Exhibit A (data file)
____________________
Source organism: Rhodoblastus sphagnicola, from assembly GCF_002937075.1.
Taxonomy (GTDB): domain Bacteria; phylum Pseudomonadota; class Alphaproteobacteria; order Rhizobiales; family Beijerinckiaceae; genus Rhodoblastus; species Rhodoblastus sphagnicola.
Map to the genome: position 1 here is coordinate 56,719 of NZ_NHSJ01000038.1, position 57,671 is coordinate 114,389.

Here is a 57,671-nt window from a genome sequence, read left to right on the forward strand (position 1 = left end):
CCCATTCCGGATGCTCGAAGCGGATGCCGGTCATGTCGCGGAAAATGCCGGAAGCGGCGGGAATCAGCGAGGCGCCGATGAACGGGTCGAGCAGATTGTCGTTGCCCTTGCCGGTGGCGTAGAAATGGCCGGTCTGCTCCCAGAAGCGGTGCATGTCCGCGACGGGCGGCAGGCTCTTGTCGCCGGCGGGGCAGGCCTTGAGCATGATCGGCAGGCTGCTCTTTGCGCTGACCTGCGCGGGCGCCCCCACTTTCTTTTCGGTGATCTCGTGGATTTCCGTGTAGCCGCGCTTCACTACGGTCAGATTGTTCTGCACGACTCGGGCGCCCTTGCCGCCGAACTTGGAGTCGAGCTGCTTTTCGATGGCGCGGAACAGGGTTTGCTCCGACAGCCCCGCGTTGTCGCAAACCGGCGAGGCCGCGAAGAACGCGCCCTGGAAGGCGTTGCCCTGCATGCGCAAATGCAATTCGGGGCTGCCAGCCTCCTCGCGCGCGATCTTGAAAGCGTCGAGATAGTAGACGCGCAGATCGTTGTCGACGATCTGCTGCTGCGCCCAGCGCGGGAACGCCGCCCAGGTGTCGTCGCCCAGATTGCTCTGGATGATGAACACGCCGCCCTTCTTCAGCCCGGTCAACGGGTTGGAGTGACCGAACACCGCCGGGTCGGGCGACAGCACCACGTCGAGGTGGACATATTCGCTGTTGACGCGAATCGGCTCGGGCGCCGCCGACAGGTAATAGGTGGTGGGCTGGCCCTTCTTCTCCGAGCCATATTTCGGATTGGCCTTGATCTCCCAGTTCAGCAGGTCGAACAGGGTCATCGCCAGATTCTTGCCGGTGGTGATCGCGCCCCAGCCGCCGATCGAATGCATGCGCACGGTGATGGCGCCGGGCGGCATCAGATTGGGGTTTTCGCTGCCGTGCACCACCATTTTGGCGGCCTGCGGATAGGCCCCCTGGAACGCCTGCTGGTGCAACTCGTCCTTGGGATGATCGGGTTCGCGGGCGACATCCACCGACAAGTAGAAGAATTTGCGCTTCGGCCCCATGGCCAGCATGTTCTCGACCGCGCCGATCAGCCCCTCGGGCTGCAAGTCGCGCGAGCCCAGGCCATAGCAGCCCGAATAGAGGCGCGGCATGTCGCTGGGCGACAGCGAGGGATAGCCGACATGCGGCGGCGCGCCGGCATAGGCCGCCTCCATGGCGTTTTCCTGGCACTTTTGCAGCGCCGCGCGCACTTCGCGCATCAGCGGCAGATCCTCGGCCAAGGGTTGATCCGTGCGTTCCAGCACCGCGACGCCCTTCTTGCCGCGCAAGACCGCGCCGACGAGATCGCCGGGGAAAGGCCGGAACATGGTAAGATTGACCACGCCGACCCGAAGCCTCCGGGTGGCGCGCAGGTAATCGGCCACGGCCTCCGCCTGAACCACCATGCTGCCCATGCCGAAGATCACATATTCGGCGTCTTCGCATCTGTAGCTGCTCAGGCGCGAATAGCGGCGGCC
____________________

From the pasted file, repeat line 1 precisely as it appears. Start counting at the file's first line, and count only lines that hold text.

Source organism: Rhodoblastus sphagnicola, from assembly GCF_002937075.1.